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GeForce 8400 GS 512MB vs GeForce 9600 GT 1GB

Intro

The GeForce 8400 GS 512MB comes with a GPU clock speed of 650 MHz, and the 512 MB of DDR2 RAM is set to run at 400 MHz through a 64-bit bus. It also is comprised of 16 Stream Processors, 8 Texture Address Units, and 4 ROPs.

Compare those specs to the GeForce 9600 GT 1GB, which has a clock speed of 650 MHz and a GDDR3 memory frequency of 900 MHz. It also uses a 256-bit bus, and uses a 65/55 nm design. It is made up of 64 SPUs, 32 TAUs, and 16 ROPs.

Display Graphs

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(No game benchmarks for this combination yet.)

Power Usage and Theoretical Benchmarks

Power Consumption (Max TDP)

GeForce 8400 GS 512MB 40 Watts
GeForce 9600 GT 1GB 95 Watts
Difference: 55 Watts (138%)

Memory Bandwidth

Performance-wise, the GeForce 9600 GT 1GB should in theory be quite a bit superior to the GeForce 8400 GS 512MB in general. (explain)

GeForce 9600 GT 1GB 57600 MB/sec
GeForce 8400 GS 512MB 6400 MB/sec
Difference: 51200 (800%)

Texel Rate

The GeForce 9600 GT 1GB is quite a bit (approximately 300%) faster with regards to texture filtering than the GeForce 8400 GS 512MB. (explain)

GeForce 9600 GT 1GB 20800 Mtexels/sec
GeForce 8400 GS 512MB 5200 Mtexels/sec
Difference: 15600 (300%)

Pixel Rate

The GeForce 9600 GT 1GB should be quite a bit (approximately 300%) more effective at FSAA than the GeForce 8400 GS 512MB, and also capable of handling higher screen resolutions without losing too much performance. (explain)

GeForce 9600 GT 1GB 10400 Mpixels/sec
GeForce 8400 GS 512MB 2600 Mpixels/sec
Difference: 7800 (300%)

Please note that the above 'benchmarks' are all just theoretical - the results were calculated based on the card's specifications, and real-world performance may (and probably will) vary at least a bit.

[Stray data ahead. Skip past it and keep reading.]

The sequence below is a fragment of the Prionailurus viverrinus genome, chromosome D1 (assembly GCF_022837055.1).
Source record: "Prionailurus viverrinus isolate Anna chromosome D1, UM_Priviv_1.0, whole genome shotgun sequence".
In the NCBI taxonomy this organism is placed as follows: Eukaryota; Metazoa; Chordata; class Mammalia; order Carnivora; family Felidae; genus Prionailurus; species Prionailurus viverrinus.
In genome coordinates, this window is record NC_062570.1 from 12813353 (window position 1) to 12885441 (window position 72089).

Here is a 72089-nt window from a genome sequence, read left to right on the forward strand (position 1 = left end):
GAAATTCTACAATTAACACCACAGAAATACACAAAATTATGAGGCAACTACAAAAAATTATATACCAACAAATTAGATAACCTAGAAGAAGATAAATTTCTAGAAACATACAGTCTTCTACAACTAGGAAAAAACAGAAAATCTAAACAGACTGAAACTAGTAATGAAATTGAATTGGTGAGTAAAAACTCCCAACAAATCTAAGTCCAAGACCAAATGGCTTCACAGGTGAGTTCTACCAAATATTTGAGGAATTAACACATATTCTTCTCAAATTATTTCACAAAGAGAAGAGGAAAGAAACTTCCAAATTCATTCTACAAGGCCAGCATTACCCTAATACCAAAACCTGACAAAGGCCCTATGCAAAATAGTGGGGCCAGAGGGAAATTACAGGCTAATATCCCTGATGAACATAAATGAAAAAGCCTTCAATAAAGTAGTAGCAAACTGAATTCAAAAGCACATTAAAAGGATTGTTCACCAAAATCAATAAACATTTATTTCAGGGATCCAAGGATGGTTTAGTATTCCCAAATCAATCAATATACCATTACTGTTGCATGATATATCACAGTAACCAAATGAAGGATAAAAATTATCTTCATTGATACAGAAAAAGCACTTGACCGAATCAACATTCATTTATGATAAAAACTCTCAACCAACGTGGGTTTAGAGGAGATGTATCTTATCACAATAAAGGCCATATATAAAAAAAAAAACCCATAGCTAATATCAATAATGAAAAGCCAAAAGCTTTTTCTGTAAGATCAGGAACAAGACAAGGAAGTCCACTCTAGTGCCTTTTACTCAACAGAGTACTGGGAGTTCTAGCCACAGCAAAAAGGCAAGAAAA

Price Comparison

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GeForce 8400 GS 512MB

Amazon.com

GeForce 9600 GT 1GB

Amazon.com

Please note that the price comparisons are based on search keywords - sometimes it might show cards with very similar names that are not exactly the same as the one chosen in the comparison. We do try to filter out the wrong results as best we can, though.

Specifications

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Model GeForce 8400 GS 512MB GeForce 9600 GT 1GB
Manufacturer nVidia nVidia
Year June 2007 Feb 2008
Code Name G86 G94a/b
Fab Process 80 nm 65/55 nm
Bus PCIe x16, PCI PCIe x16 2.0
Memory 512 MB 1024 MB
Core Speed 650 MHz 650 MHz
Shader Speed 1100 MHz 1625 MHz
Memory Speed 400 MHz (800 MHz effective) 900 MHz (1800 MHz effective)
Unified Shaders 16 64
Texture Mapping Units 8 32
Render Output Units 4 16
Bus Type DDR2 GDDR3
Bus Width 64-bit 256-bit
DirectX Version DirectX 10 DirectX 10
OpenGL Version OpenGL 3.0 OpenGL 3.0
Power (Max TDP) 40 watts 95 watts
Shader Model 4.0 4.0
Bandwidth 6400 MB/sec 57600 MB/sec
Texel Rate 5200 Mtexels/sec 20800 Mtexels/sec
Pixel Rate 2600 Mpixels/sec 10400 Mpixels/sec

Memory Bandwidth: Memory bandwidth is the largest amount of information (counted in megabytes per second) that can be transferred past the external memory interface in a second. The number is worked out by multiplying the bus width by its memory speed. In the case of DDR RAM, it should be multiplied by 2 again. If it uses DDR5, multiply by 4 instead. The higher the card's memory bandwidth, the faster the card will be in general. It especially helps with anti-aliasing, High Dynamic Range and higher screen resolutions.

Texel Rate: Texel rate is the maximum amount of texture map elements (texels) that can be applied in one second. This is worked out by multiplying the total texture units by the core speed of the chip. The better this number, the better the graphics card will be at handling texture filtering (anisotropic filtering - AF). It is measured in millions of texels in a second.

Pixel Rate: Pixel rate is the maximum number of pixels the video card can possibly record to its local memory per second - measured in millions of pixels per second. The figure is worked out by multiplying the number of ROPs by the the core clock speed. ROPs (Raster Operations Pipelines - also sometimes called Render Output Units) are responsible for outputting the pixels (image) to the screen. The actual pixel rate also depends on quite a few other factors, most notably the memory bandwidth - the lower the bandwidth is, the lower the potential to reach the max fill rate.

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